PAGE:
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Metroid Dread developer leaves names out of credits, ex-staffers say


Metroid Dread developer Mercury Steam has been criticized by multiple former members of the company whose names were left out of the credits, the ex-staffers say.

Speaking to the Spanish outlet Vandal, several former employees who contributed to Dread‘s development—which was handled primarily by the Madrid-based studio with nominal oversight from Nintendo EPD in Japan—said they were not acknowledged for their efforts despite working on the game for months. The outlet also confirmed a company policy at Mercury Steam that stipulates any employee must work on at least 25 percent of a project’s total development to be included in its credits.

“The policy of the studio requires that anyone must work on the project at least 25% of the time, of the total development of the game, to appear in the final credits,” a studio representative said in an email to Vandal (via our google translated-script). “Of course, exceptions are sometimes made when making exceptional contributions.” Sources in the story put the game’s total development time at between three to four years.

Credit where credit is due

Roberto Mejías, a 3D artist who worked on the game for eight months, questioned the developer in a public post on LinkedIn offering congratulations to the Dread team.

He said:

I’m not surprised of the quality of the game… the amount of talent on that team was through the roof. I know this first hand because, despite not being included on the game’s credits, I was part of that team for eight months… While playing the game, I’ve recognized quite a few assets and environments I worked on… so my work is there. Then, I would like to ask Mercury Steam: Why do I not appear on the game’s credits? Is it some kind of mistake? I would really appreciate having some answer to this.

In a separate email to Vandal, Mejías added that Mercury Steam “can always say that they consider someone’s contribution to be exceptional and do whatever they want.” His leaving the company in violation of its policy-stipulated 42-day minimum notice, he also said, may have also had a factor in his name not appearing in Dread‘s credits. (Spanish labor law requires workers to give at least 15 days notice before terminating employment.)

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Mejías was joined by several other anonymous former developers who contributed to Vandal’s story.

“Not accrediting the work of the team that puts all the love in the project, and the effort, is a very ugly practice,” said one  who worked on the game for 11 months. “The 25% issue sounds like an invented one to me and that it suited them well for the above case.”

Representatives for Nintendo did not immediately reply to questions by press time.

This isn’t Mercury Steam’s first rodeo with Metroid—the studio previously developed Metroid: Samus Returns for Nintendo’s 3DS in 2017. After that game’s release, no developers came forward to say their names had been omitted from the credits.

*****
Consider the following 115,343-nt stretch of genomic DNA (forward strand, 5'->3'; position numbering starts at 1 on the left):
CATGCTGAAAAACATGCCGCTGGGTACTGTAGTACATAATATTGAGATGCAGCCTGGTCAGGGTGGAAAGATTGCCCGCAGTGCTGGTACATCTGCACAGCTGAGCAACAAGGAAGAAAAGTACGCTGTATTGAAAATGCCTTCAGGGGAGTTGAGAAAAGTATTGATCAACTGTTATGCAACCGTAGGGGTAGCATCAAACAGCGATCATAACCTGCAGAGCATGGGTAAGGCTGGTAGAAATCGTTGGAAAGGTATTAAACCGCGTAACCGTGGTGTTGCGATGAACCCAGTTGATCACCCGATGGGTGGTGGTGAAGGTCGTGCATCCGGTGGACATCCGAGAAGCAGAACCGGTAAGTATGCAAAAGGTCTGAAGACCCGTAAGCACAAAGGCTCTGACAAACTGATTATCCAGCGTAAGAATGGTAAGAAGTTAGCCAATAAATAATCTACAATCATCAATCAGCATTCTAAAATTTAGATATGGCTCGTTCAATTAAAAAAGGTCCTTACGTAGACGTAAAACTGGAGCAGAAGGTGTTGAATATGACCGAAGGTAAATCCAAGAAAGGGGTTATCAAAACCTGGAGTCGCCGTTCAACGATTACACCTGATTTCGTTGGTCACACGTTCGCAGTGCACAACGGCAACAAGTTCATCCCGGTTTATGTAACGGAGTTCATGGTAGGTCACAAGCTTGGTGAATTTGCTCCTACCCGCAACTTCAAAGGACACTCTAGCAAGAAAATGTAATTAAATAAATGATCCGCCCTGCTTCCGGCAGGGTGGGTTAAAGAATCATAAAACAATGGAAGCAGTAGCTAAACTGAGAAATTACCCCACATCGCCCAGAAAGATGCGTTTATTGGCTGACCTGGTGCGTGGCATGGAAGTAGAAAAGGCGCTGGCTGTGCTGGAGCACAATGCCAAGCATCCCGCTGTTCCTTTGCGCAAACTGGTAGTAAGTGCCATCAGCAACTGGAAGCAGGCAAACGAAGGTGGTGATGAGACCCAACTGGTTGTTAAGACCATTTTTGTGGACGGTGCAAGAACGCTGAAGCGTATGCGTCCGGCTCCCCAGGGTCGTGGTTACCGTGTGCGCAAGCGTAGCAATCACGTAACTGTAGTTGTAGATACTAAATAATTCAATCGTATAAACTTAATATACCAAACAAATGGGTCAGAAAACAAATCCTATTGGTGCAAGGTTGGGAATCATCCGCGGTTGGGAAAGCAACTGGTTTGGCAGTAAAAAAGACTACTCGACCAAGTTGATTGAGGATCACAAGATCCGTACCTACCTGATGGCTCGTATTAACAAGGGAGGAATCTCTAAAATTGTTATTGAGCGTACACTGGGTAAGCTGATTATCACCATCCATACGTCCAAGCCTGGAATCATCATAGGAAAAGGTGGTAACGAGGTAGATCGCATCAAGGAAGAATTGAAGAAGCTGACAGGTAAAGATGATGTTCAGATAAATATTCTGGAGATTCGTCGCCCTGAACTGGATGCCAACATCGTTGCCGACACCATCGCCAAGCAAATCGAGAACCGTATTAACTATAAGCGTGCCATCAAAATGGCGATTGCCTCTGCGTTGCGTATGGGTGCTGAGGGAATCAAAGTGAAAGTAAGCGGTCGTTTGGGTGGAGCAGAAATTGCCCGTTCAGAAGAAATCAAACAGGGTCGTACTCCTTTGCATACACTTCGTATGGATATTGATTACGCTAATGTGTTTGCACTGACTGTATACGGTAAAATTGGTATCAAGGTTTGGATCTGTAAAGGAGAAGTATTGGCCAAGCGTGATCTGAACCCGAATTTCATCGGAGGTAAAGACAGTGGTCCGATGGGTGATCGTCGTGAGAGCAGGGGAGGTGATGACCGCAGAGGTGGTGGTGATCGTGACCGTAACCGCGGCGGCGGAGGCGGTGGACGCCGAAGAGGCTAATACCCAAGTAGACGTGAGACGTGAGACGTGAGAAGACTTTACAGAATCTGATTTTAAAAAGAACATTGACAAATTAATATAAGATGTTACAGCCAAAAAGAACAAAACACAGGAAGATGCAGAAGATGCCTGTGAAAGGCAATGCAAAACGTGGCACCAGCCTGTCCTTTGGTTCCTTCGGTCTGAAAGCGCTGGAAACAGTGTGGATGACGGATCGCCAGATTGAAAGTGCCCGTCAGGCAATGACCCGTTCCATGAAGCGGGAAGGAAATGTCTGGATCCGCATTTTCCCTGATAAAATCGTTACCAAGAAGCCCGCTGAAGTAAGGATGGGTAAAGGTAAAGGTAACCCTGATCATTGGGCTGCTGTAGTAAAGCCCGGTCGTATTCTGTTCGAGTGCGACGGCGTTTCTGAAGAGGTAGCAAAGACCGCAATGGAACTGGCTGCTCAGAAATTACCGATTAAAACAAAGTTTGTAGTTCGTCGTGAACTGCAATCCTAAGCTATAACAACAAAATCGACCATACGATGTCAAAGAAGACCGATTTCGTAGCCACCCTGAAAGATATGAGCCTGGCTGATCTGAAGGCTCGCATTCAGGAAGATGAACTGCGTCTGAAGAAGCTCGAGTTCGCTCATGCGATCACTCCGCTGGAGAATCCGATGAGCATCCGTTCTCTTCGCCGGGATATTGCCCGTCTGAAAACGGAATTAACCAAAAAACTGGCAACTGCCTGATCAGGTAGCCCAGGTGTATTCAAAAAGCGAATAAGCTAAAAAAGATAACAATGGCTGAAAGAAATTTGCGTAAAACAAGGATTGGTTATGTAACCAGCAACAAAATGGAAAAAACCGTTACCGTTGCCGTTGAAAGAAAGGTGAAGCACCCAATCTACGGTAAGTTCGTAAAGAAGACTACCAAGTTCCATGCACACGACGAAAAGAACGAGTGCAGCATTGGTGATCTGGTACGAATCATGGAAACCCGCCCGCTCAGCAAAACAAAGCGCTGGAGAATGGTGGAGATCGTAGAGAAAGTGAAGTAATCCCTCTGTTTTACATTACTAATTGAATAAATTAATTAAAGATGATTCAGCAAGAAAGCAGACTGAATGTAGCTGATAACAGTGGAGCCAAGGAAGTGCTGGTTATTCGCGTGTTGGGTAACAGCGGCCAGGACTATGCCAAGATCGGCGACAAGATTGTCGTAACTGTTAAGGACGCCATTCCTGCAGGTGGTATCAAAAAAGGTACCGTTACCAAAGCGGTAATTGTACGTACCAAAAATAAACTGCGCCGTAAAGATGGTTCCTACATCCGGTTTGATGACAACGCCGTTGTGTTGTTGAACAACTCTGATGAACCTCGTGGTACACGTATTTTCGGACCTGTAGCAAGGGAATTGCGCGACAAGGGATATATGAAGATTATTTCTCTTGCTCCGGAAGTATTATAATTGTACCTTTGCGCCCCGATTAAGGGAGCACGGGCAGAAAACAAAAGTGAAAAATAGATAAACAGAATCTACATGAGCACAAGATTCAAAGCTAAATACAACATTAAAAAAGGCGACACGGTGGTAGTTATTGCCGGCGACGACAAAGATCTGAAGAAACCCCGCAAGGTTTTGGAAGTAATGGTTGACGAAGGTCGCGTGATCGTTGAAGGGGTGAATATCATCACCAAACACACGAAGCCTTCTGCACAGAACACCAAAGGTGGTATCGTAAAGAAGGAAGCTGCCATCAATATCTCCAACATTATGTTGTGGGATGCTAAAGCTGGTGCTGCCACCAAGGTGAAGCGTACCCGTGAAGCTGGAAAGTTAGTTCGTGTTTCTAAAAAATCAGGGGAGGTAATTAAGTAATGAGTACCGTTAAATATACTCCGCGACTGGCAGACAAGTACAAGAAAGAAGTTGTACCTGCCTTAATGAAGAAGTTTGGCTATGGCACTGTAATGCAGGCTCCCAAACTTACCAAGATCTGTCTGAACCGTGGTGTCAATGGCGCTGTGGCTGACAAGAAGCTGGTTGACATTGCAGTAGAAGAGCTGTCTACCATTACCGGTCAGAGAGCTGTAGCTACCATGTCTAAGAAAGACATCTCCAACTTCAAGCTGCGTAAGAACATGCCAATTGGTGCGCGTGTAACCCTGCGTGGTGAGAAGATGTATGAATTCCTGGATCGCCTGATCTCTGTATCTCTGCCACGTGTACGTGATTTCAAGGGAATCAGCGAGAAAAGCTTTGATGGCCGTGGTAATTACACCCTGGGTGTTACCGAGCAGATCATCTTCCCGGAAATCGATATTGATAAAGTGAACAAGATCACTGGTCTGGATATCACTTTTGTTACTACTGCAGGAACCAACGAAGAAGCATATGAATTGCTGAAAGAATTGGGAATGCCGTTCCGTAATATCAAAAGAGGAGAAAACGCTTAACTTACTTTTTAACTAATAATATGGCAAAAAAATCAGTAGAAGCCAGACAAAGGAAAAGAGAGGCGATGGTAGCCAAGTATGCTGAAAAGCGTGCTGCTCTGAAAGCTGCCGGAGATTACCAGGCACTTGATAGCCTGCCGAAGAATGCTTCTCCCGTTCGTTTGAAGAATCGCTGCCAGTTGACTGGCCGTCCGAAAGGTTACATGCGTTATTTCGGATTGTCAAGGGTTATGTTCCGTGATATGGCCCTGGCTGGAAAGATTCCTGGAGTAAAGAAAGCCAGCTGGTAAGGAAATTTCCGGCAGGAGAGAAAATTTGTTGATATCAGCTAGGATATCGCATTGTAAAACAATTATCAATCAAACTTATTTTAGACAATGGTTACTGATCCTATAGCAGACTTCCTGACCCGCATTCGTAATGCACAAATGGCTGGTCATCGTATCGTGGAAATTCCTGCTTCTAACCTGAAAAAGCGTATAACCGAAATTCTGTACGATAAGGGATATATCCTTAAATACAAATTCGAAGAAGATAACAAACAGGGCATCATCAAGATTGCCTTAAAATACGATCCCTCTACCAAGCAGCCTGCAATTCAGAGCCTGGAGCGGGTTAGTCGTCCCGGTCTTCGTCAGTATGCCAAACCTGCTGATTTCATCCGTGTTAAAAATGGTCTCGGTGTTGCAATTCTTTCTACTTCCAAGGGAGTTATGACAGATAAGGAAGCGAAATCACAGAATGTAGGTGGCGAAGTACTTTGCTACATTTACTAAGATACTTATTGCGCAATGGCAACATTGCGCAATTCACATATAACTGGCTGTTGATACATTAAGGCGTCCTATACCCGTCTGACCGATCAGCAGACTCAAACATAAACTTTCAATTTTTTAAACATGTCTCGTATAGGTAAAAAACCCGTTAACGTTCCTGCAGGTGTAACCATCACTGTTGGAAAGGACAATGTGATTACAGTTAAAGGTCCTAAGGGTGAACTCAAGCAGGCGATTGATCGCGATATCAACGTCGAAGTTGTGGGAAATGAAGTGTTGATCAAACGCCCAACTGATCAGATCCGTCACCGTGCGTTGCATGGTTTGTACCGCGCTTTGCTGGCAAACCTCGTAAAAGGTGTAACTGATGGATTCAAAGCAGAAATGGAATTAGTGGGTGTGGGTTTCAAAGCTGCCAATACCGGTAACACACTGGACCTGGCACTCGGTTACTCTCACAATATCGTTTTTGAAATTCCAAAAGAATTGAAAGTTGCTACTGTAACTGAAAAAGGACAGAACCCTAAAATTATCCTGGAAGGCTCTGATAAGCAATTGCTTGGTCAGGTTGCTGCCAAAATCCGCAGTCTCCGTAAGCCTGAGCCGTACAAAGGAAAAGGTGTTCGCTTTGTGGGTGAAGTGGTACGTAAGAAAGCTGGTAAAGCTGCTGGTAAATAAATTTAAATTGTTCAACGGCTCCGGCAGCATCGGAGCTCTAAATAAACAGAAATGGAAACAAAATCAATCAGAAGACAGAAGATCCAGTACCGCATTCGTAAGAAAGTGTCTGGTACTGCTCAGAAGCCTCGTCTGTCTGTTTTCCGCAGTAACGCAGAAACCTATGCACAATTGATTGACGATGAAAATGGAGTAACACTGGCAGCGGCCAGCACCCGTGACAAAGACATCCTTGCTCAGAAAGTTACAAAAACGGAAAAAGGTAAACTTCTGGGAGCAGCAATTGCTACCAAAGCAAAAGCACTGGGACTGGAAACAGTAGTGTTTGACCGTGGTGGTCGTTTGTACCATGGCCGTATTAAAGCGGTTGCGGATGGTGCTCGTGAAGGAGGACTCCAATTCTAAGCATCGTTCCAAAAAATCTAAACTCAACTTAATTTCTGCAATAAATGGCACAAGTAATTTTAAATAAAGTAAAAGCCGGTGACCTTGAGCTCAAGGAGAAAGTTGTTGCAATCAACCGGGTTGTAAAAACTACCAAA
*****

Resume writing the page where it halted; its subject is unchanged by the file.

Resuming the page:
The studio was also subject to alleged controversy after the release of 2014’s Castlevania sequel, Lords of Shadow 2. Rumors swirled that co-founder Enric Alvarez had been responsible for creating a negative studio culture, which he and former Konami producer Dave Cox refuted in a 2016 interview with Eurogamer.

“Pretty much everybody in the studio has been here since day one,” Cox told the outlet at the time. “I’m working with the same people who worked on Lords of Shadow 1 and 2. If it were such a horrible environment, and if Enric was such an asshole, then nobody would work here.”

A long (uncredited) history

Of course, the history of names being stricken from game credits goes back decades. Atari infamously refused to credit its games’ developers, leading Adventure creator Warren Robinett to create a secret room bearing his name in 1980.

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Much more recently, multiple developers took to Twitter to express disappointment that their work on Arkane’s Deathloop had reportedly not been attributed in that game’s credits. Some workers, they claimed, had been omitted entirely, while others were relegated to a generic “special thanks” list at the end of the crawl.

Rockstar has also been criticized in recent years for leaving numerous names out of the end credits for Grand Theft Auto V and Red Dead Redemption 2. In 2018, the company told Kotaku a policy that worker accreditation was based on whether employees got “to the finish line,” with developers who left before a game was shipped getting left out in the cold. That statement was walked back earlier this year, clarifying that current and future employees will be credited for their work even if they leave Rockstar before a game ships.

Meanwhile, Japan has an entire unsung “support” industry known as “white label development” based around insistently anonymous studio work. Long-running outfits like Hyde and Tose contribute in secret to powerhouse franchises like Final Fantasy, Yakuza and Resident Evil, among many others. (Tose perhaps most famously helped on the development of Zelda‘s Breath of the Wild, listed only as a “special thanks” mention in its credits.)

Other, not-agreed-upon omissions still happen in Japanese development as well. In 2008, Capcom removed the entire staff list of the now-defunct Clover Studios from the credits of Okami‘s port for Nintendo Wii. The game’s original director, Hideki Kamiya, did not approve of this decision.

“I feel dejected, and not only because my own name has been erased from my creation,” Kamiya said on the blog for Platinum Games, then newly formed from Clover’s ashes. “The fact that they cut the entire staff is utterly deplorable.”

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